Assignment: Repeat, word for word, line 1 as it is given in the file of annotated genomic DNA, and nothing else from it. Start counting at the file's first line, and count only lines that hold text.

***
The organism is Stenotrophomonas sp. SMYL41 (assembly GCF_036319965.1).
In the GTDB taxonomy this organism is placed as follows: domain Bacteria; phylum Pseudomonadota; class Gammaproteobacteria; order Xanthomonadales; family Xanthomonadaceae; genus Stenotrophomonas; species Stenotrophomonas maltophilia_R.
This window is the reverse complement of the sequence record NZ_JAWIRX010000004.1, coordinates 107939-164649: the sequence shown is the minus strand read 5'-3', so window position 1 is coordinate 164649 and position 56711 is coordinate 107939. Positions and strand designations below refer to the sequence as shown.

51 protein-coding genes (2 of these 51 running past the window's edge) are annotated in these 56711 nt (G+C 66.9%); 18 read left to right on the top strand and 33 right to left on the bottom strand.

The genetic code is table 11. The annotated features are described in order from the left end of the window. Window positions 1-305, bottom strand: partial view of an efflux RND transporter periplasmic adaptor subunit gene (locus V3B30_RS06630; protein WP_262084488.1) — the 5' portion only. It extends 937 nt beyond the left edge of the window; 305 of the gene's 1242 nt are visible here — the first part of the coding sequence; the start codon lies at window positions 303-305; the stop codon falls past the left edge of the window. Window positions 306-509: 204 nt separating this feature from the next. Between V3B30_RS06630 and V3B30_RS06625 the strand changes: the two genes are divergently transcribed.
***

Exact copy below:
The organism is Stenotrophomonas sp. SMYL41 (assembly GCF_036319965.1).